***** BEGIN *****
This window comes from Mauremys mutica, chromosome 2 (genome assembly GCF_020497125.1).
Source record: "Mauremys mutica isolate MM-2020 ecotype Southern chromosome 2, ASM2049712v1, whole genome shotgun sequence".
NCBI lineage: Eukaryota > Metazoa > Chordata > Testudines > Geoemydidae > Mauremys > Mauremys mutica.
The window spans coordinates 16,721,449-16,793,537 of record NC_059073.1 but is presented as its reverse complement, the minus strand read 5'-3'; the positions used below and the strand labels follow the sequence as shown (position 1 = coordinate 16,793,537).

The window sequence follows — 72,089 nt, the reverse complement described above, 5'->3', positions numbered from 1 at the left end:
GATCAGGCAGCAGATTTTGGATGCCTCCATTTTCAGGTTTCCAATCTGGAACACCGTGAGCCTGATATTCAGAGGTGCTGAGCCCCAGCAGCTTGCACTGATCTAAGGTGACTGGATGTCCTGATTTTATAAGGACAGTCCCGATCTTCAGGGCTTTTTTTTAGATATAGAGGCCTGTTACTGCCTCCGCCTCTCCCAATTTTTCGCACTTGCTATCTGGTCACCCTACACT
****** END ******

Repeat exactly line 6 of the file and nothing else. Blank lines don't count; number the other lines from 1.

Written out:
GATCAGGCAGCAGATTTTGGATGCCTCCATTTTCAGGTTTCCAATCTGGAACACCGTGAGCCTGATATTCAGAGGTGCTGAGCCCCAGCAGCTTGCACTGATCTAAGGTGACTGGATGTCCTGATTTTATAAGGACAGTCCCGATCTTCAGGGCTTTTTTTTAGATATAGAGGCCTGTTACTGCCTCCGCCTCTCCCAATTTTTCGCACTTGCTATCTGGTCACCCTACACT